Ian Letts is a paramedic for London Ambulance Service (LAS). He lives on a farm in Gloucestershire and has one horse, Joey.
“I have worked for LAS for over 18 years, first as a technician and now as a paramedic. I work in emergency ambulances and first response cars.
In January 2020 I went part time and moved to Gloucestershire to be able to spend more time with my partner and my horse, Joey who I’ve had for just over two years. I now live on a farm, where I keep Joey and help out on my days off.
I got in to horse riding when I was nine years old, but gave it up about five years later — it’s one of my biggest regrets. A few years ago I decided to get back in to it. I found it wasn’t like riding a bike at all and I had to relearn all over again.
I stuck with it, though, having regular lessons and hacks. I fell off a few times and got bucked off a few times, but that’s all part of the fun — or so I’m told!
Joey is a Thoroughbred x Warmblood and I soon discovered that riding a six-year-old newbie chestnut was quite a bit different to anything I’d ridden before. It was a steep learning curve for both of us. We’ve had some pretty spectacular moments that weren’t all so pretty, but I wouldn’t be without him.
I signed up for Your Horse’s #Hack1000Miles challenge in December 2019. My plan was to complete it within a year and we started off well. Then I had a few weeks off work to help out with lambing and that was when the UK went into its first lockdown due to the coronavirus pandemic.
Returning to the front line
After lambing, I moved nearer to London for a few months as a lot of my colleagues were coming down with Covid-19 and I worried about the risk I would pose to my partner’s father, who is elderly and has health issues.
I worried about returning to the front line, but when I got back to work, instead of chaos and panic, I found a weird sense of calm. Everyone was just getting on with it. Emergency beds and intensive care units were full, but hospital waiting rooms were empty, which I think took a bit of pressure off the system because it allowed us to concentrate on the very sick patients who needed treatment — and there were plenty of them.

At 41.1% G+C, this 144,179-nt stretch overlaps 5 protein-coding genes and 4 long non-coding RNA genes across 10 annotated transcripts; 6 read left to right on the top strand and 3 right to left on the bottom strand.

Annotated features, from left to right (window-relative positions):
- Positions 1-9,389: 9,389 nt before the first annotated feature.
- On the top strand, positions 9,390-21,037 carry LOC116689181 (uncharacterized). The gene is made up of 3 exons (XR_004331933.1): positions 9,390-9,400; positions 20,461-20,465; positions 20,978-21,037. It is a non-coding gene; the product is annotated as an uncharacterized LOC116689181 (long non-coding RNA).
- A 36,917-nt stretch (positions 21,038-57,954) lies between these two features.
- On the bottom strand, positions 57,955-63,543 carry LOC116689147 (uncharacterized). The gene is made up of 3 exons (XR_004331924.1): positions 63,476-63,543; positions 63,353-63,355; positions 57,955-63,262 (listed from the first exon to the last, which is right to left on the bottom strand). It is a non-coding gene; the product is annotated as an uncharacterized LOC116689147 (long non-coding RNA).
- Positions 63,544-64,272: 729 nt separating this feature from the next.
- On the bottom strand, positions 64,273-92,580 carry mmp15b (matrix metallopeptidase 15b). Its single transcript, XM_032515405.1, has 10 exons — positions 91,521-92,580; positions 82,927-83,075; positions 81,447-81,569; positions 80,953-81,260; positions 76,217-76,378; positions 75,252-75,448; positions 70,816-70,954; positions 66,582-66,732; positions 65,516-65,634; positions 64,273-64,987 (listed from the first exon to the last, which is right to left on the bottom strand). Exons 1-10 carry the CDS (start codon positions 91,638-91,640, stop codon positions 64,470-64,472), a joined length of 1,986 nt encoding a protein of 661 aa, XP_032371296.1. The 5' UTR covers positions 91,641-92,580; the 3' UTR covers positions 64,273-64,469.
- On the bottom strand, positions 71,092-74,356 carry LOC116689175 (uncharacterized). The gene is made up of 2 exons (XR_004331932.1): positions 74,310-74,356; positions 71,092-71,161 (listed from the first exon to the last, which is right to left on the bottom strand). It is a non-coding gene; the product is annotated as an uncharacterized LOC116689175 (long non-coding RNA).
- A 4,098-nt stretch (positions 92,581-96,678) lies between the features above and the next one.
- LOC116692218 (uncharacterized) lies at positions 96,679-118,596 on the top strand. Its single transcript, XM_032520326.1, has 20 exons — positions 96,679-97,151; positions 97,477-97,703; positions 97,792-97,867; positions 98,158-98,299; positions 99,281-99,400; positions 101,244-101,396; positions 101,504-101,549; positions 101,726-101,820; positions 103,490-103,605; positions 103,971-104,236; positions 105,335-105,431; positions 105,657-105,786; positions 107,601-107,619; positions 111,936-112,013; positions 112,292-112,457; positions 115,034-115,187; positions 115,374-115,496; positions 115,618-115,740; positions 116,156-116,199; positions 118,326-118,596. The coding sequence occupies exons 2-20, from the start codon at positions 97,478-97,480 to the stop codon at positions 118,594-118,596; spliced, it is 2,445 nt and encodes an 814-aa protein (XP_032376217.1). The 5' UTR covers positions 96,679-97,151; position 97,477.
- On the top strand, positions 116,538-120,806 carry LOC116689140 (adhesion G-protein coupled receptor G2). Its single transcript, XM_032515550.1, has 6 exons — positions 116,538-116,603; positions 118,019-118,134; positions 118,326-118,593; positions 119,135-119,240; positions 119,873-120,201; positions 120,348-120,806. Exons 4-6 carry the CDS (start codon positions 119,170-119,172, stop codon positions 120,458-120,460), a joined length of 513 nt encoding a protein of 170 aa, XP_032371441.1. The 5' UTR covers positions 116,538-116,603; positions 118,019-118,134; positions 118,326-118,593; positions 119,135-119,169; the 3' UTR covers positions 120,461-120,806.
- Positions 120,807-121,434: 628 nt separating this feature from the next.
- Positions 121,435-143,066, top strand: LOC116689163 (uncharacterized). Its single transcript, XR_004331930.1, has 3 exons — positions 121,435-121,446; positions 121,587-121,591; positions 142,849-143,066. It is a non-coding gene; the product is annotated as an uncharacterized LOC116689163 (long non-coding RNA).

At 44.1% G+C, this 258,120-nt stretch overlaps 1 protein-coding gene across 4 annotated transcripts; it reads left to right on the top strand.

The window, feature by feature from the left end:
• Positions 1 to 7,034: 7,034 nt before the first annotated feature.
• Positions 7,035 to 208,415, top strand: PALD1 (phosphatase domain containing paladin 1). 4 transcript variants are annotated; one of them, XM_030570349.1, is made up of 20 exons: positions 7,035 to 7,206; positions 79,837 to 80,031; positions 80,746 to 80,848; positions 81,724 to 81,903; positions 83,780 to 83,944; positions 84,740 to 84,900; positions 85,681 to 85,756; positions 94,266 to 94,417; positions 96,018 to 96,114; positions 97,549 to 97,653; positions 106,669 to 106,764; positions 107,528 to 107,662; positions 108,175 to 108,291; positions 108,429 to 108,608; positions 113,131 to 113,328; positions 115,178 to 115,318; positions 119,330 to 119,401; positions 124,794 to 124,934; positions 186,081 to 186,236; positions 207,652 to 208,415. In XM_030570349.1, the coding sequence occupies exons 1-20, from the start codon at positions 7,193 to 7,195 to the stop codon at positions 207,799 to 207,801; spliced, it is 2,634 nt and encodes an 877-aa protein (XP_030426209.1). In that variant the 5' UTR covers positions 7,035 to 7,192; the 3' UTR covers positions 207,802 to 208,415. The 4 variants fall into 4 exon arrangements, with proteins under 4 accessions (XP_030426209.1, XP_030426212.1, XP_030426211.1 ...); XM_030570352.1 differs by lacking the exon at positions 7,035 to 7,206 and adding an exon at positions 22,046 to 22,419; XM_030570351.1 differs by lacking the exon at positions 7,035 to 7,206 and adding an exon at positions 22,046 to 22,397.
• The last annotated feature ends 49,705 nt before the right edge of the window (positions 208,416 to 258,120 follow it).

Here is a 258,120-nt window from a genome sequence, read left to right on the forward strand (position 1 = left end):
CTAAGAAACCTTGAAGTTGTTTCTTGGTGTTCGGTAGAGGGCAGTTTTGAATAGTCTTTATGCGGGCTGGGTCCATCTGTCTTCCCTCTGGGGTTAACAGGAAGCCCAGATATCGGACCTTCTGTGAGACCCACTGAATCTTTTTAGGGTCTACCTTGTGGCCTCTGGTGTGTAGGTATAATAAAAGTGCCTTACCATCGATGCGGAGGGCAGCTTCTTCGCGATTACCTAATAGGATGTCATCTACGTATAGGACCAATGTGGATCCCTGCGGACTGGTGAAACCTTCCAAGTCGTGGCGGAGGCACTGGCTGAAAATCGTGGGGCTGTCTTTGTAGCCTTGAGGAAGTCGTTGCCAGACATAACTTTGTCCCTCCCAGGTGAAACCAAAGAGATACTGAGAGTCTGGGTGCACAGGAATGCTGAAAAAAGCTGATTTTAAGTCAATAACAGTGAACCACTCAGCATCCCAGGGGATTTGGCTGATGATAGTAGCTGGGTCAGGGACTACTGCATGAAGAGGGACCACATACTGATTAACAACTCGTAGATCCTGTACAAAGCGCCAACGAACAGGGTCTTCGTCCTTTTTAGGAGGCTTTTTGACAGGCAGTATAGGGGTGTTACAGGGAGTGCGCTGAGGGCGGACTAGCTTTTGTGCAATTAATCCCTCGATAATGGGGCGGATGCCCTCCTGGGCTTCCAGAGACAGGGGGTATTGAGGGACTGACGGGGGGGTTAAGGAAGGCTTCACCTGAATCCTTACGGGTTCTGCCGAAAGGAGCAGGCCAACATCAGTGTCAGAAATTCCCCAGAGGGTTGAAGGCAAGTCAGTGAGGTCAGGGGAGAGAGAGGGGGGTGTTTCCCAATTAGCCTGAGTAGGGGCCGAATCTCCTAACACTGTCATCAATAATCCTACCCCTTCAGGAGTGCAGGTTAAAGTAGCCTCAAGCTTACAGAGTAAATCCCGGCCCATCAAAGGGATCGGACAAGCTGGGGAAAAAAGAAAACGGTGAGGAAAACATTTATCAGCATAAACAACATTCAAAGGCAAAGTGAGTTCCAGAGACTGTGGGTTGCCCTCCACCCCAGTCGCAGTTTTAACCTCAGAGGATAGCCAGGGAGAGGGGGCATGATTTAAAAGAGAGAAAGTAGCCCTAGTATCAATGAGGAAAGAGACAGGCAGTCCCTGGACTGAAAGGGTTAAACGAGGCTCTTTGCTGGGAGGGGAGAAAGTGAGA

We were dealing with a lot more cardiac arrest and wearing PPE quickly became the new normal. The hardest thing for me personally was being isolated during those few months away from the farm.
‘Getting back to Joey was overwhelming’
By June things had calmed down sufficiently enough for me to return to Gloucestershire. After being in isolation, the feeling of getting back to the farm and Joey was overwhelming. It’s really made me appreciate how lucky I am to be able to saddle up and get out and about with Joey. I do feel that during these moments we have really bonded.
During the second wave I seen a lot of people who have lost their entire livelihoods. People who have lost businesses that they spent so many years building up. People who have suffered terrible mental health problems. People who have lost family and loved ones — and some who have lost more than one. It’s heartbreaking.
Hopefully, now that things are slowly improving, we can start to look forward to life returning to some sense of normality.”